EmptyPolished, funny and utterly charming, Kazakhstan director Sergey Dvortsevoy's first feature film, "Tulpan," which won the top prize in the Un Certain Regard sidebar at the Festival de Cannes, tells of a family not only surviving but also relishing the harsh life as sheep and goat herders on a barren landscape.
Set on the bleak, windswept Hunger Steppe in southern Kazakhstan, 500 kilometers from the nearest city, it's about a nomadic peasant existence that demands hard work from everyone with pleasures few and far between. The film's universal story of conflict between generations and the way little eccentricities make life bearable will please audiences everywhere. "Tulpan" will thrive at festivals and art houses, and its accessible humor might lead the way to mainstream exposure.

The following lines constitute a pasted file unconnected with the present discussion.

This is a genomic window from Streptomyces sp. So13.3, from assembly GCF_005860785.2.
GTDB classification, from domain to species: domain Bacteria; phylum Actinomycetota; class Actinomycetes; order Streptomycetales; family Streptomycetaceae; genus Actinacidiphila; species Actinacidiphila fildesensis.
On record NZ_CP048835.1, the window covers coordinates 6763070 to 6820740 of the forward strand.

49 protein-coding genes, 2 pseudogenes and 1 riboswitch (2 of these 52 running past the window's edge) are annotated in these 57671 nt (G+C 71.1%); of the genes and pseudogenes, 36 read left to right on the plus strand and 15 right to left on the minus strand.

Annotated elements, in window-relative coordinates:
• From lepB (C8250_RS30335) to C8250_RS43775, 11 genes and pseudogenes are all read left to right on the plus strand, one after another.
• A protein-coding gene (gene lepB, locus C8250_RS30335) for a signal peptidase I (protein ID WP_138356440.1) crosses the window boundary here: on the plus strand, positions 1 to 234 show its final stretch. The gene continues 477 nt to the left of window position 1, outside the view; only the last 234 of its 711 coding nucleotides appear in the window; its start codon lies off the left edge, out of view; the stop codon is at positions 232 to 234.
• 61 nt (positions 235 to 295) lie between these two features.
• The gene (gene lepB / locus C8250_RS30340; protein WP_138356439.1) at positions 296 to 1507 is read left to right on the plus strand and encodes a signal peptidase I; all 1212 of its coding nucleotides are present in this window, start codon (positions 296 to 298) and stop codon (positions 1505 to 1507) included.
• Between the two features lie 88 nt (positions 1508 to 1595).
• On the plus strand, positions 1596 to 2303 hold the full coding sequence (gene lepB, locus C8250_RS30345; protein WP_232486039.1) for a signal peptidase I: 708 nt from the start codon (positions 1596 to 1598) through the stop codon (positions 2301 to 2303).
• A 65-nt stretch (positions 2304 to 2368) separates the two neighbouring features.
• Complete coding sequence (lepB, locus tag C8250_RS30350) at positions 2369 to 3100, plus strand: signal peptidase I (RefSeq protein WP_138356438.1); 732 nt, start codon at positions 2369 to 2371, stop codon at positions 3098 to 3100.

Key to the movie's enjoyment is the unforced comedy that Dvortsevoy draws from the everyday activities of the family led by stern but loving shepherd Ondas (Ondasyn Beskikbasov), who tends his flock with the same care and attention he gives to his wife, Samal (Samal Yeslyamova), and their little ones.
Ondas is worried because his lambs are arriving stillborn, and it doesn't help that his main helper, Asa (Askhat Kuchinchirekov), Samal's brother, shows no signs of developing the skills and commitment required of a shepherd.
Asa wants his own herd, but Ondas insists that he first take a wife. As a result, the boy is desperately wooing a neighboring shepherd's daughter whose name is Tulpan and who is said to be very beautiful but is never seen.
The film follows Asa's attempts, aided by madcap pal Boni (Tulepbergen Baisakalov), to convince Tulpan's parents that he is a good catch and his determination to show Ondas that he can be a good shepherd. His ability is tested when he finds himself alone in the desert with a stricken pregnant sheep badly in need of help.
The screenplay, written by Dvortsevoy and Gennady Ostrovskiy, is filled with delightful moments showing the children at play, the tactile affection of the parents, the dauntingly punishing work and the impossible dreams of the young men. The acting is sublime, and cinematographer Jola Dylewska captures the bleak terrain in all its unforgiving glory.